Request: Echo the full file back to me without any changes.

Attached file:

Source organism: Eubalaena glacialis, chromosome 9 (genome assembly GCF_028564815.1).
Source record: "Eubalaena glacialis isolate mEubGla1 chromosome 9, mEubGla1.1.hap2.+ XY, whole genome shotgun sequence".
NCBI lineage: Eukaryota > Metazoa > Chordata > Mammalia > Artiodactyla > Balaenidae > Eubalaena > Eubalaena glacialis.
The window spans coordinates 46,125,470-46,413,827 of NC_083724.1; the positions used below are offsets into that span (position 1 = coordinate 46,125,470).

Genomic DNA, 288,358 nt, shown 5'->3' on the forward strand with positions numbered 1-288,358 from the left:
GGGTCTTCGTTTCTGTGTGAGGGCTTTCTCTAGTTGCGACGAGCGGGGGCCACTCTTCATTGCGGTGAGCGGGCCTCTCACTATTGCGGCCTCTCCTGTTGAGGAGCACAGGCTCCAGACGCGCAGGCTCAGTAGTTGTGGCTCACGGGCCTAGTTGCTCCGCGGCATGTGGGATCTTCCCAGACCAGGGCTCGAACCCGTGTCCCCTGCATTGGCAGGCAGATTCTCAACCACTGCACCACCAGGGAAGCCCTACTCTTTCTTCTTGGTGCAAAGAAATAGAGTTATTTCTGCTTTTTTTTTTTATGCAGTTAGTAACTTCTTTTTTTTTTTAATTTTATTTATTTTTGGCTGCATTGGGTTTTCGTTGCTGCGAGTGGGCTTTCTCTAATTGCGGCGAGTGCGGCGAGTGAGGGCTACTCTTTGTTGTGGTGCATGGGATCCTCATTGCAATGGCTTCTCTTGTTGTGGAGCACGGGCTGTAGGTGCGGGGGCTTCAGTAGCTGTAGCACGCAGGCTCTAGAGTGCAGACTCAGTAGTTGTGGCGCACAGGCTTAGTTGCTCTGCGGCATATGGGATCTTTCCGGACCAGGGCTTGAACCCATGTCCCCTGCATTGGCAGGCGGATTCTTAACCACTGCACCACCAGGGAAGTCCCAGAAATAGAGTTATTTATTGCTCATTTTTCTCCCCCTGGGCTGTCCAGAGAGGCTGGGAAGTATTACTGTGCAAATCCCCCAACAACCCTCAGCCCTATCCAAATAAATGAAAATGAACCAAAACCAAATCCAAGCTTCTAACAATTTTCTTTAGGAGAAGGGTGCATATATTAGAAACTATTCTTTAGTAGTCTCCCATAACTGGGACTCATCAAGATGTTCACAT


Source organism: Eubalaena glacialis, chromosome 9 (genome assembly GCF_028564815.1).
Source record: "Eubalaena glacialis isolate mEubGla1 chromosome 9, mEubGla1.1.hap2.+ XY, whole genome shotgun sequence".
NCBI lineage: Eukaryota > Metazoa > Chordata > Mammalia > Artiodactyla > Balaenidae > Eubalaena > Eubalaena glacialis.
The window spans coordinates 46,125,470-46,413,827 of NC_083724.1; the positions used below are offsets into that span (position 1 = coordinate 46,125,470).

Genomic DNA, 288,358 nt, shown 5'->3' on the forward strand with positions numbered 1-288,358 from the left:
GGGTCTTCGTTTCTGTGTGAGGGCTTTCTCTAGTTGCGACGAGCGGGGGCCACTCTTCATTGCGGTGAGCGGGCCTCTCACTATTGCGGCCTCTCCTGTTGAGGAGCACAGGCTCCAGACGCGCAGGCTCAGTAGTTGTGGCTCACGGGCCTAGTTGCTCCGCGGCATGTGGGATCTTCCCAGACCAGGGCTCGAACCCGTGTCCCCTGCATTGGCAGGCAGATTCTCAACCACTGCACCACCAGGGAAGCCCTACTCTTTCTTCTTGGTGCAAAGAAATAGAGTTATTTCTGCTTTTTTTTTTTATGCAGTTAGTAACTTCTTTTTTTTTTTAATTTTATTTATTTTTGGCTGCATTGGGTTTTCGTTGCTGCGAGTGGGCTTTCTCTAATTGCGGCGAGTGCGGCGAGTGAGGGCTACTCTTTGTTGTGGTGCATGGGATCCTCATTGCAATGGCTTCTCTTGTTGTGGAGCACGGGCTGTAGGTGCGGGGGCTTCAGTAGCTGTAGCACGCAGGCTCTAGAGTGCAGACTCAGTAGTTGTGGCGCACAGGCTTAGTTGCTCTGCGGCATATGGGATCTTTCCGGACCAGGGCTTGAACCCATGTCCCCTGCATTGGCAGGCGGATTCTTAACCACTGCACCACCAGGGAAGTCCCAGAAATAGAGTTATTTATTGCTCATTTTTCTCCCCCTGGGCTGTCCAGAGAGGCTGGGAAGTATTACTGTGCAAATCCCCCAACAACCCTCAGCCCTATCCAAATAAATGAAAATGAACCAAAACCAAATCCAAGCTTCTAACAATTTTCTTTAGGAGAAGGGTGCATATATTAGAAACTATTCTTTAGTAGTCTCCCATAACTGGGACTCATCAAGATGTTCACAT